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Eating locally is actually pretty easy, and that's good news for reducing food waste
A new study claims that most Americans could eat food grown within 50 to 100 miles of where they live. But is buying locally really worth it? - photo by JJ Feinauer
Upwards of 80 percent of Americans could restrict their eating habits to food grown within 50 miles of where they live, according to a new study published by the Sierra Nevada Research Institute at the University of California, which means that if consumers want it, there's more than enough potential to buy food exclusively from local markets.

But is that really necessary? Or is "buy local" just another trend in the high-turnover world of food fashion?

According to The United Nations, anywhere from 20 to 30 percent of produce goes to waste, "because it doesn't meet retailer's cosmetic specifications." Buying locally, according to Michigan State University's Beth Clawson, might in fact help to reduce some of that waste.

Though it might sound too simple, simply "buying only what is necessary" can go a long way to reduce waste, Clawson wrote in a post on the university's website in 2012. And it's much easier, according to Clawson, to buy unnecessary amounts of food in bulk from a supermarket. Farmers markets, as well as restaurants and grocery stores that rely on locally grown food, are less likely to sell you more than you can possibly eat.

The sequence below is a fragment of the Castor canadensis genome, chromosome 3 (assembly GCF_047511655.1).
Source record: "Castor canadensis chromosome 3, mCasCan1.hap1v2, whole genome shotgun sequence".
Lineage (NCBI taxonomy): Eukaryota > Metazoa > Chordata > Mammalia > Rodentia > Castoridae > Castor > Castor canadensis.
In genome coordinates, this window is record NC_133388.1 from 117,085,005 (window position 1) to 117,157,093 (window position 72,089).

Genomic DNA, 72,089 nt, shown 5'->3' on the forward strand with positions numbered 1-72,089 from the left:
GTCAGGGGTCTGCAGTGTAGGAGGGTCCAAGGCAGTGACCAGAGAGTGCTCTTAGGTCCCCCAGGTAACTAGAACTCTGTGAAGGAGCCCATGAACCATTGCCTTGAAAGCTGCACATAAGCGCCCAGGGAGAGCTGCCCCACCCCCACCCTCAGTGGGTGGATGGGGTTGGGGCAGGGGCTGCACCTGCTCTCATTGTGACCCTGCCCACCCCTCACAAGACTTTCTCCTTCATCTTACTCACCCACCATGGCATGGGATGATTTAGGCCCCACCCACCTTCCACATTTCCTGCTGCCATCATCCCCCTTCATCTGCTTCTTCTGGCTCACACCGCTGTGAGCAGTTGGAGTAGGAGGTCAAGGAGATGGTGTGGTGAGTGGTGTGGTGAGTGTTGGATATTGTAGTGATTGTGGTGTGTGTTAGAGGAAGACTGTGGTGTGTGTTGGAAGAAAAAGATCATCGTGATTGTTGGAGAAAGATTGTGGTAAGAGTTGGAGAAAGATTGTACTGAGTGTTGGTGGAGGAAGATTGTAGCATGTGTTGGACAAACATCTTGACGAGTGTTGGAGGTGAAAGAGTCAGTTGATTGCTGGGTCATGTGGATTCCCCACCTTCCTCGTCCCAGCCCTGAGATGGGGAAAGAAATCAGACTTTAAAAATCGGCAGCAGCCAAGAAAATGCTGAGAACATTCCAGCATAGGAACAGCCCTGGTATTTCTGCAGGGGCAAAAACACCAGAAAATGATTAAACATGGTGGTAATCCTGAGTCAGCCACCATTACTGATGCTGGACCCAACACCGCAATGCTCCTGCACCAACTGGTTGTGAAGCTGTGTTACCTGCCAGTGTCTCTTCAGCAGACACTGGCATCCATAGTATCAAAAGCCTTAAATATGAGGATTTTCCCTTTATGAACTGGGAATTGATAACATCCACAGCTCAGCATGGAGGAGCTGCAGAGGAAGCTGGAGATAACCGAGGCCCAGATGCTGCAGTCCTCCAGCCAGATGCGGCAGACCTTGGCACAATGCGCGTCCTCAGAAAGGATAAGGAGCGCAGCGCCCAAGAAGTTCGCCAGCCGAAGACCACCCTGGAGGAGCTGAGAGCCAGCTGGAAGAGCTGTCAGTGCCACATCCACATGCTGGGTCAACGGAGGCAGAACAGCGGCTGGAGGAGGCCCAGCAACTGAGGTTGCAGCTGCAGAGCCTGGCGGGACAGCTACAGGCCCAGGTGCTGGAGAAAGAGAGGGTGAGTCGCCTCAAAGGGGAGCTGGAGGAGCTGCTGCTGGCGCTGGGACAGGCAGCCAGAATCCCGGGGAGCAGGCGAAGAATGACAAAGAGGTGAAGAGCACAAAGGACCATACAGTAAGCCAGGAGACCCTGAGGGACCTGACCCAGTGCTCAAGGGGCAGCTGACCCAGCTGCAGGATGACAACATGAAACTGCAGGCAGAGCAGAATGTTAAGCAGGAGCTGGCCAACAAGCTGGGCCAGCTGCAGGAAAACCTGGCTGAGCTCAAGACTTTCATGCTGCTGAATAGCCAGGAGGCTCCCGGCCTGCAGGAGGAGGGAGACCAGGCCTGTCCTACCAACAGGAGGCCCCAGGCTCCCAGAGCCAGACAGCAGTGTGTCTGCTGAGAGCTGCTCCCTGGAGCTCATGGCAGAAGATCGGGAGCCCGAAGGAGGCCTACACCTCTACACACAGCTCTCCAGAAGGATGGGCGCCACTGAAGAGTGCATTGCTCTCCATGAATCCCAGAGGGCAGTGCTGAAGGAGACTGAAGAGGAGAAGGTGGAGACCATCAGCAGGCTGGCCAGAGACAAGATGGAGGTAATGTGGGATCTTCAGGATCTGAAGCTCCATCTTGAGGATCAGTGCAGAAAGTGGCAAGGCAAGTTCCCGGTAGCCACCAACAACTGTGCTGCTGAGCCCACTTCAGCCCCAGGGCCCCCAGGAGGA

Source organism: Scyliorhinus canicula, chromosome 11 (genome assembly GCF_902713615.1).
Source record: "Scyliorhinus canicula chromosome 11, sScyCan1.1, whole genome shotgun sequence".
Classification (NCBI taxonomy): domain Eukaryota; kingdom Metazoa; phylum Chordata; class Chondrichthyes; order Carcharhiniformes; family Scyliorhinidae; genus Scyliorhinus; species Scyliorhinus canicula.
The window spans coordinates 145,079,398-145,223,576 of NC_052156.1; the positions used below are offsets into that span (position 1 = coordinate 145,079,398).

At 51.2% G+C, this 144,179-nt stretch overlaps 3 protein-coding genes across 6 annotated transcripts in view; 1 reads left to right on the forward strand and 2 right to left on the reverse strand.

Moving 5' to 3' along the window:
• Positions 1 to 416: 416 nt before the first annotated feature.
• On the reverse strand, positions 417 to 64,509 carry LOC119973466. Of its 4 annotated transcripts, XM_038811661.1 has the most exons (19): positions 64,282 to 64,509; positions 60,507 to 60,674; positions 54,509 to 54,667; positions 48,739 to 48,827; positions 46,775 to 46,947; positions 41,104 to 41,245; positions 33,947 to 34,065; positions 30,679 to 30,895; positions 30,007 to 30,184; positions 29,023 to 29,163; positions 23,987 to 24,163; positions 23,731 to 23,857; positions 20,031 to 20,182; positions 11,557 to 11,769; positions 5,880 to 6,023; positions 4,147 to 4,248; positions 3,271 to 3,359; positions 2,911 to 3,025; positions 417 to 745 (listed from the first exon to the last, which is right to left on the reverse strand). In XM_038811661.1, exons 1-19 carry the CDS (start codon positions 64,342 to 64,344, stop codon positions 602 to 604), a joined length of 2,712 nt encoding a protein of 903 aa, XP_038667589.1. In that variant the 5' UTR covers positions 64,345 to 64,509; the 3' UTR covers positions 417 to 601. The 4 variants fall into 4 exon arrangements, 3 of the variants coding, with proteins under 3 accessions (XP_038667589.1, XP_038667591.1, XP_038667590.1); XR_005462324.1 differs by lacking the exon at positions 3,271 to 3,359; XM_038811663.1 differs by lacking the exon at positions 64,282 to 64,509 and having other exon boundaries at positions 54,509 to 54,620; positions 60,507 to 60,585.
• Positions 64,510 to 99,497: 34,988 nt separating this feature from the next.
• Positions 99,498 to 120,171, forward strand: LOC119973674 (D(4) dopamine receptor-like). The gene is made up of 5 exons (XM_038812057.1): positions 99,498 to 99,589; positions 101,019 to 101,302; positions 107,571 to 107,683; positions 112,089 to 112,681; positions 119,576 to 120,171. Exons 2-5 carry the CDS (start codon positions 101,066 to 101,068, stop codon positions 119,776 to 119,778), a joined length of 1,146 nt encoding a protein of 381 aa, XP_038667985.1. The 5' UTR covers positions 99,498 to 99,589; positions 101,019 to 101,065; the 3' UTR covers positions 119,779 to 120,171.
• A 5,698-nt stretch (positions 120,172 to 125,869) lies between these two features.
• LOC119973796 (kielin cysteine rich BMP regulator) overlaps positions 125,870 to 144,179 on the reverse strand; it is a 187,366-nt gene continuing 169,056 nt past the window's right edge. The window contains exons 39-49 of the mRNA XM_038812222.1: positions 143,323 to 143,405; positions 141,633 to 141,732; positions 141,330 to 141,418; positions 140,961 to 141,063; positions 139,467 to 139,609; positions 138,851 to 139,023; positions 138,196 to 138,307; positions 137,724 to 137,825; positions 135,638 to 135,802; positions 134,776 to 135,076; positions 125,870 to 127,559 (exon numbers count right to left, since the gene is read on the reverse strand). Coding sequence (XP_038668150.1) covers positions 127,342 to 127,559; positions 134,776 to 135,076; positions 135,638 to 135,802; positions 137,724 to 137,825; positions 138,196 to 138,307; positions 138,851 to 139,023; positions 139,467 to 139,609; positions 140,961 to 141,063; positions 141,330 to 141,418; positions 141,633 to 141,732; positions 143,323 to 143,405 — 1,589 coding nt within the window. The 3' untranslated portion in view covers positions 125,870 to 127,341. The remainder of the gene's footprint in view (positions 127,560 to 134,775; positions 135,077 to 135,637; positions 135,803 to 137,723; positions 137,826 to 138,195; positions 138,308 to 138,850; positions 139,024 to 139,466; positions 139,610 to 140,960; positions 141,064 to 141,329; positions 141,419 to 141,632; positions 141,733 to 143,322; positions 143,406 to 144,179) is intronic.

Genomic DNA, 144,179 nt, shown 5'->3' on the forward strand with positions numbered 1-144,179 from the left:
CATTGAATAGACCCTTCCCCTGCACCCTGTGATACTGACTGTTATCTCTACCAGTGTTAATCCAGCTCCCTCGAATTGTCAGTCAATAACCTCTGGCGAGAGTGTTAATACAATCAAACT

"Buying in bulk can save you money, but not if you wind up throwing half of it and your savings away because it went bad before you could use it," she added.

But for many years, "buy local" advocates struggled with convincing the population that relying on locally grown food was practical.

"All the romantic things that come with local food small farms, seasonal produce, less guilt are difficult to provide when cities like New York house almost 10 million people," The Washington Post's Roberto A. Ferdman wrote in his assessment of the Sierra Nevada Research Institute study.

But, as Ferdman points out, the SNRI study may be a game changer when it comes to understanding the feasibility of a mass movement toward locally grown produce.

"The takeaway isn't that we can flip the food system on its head overnight, but rather that a good deal more of the country might be able to eat locally than previously thought," Ferdman concluded.

While the study found that 80 percent of Americans could feasibly have a diet of food grown within 50 miles of where they live, the number jumps even higher to 90 percent when the area is extended to 100 miles.

There are profound social and environmental benefits to eating locally," the study's author, University of California, Merced professor Elliott Campbell, said of the study's implications. And as Clawson argued in 2012, reducing food waste may be one of those benefits.

As I wrote in April, the idea that poor food distribution is a major factor in world hunger has gained steam in recent years. The Brookings Institution recently did an assessment of food distribution that found that overproduction is, by far, more of a problem than underproduction.

"Reducing food waste can have a significant impact on the availability of food," Brookings' Heinz-Wilhelm Strubenhoff wrote in April. And it seems as if local food markets might be an easier solution to that problem than we thought.
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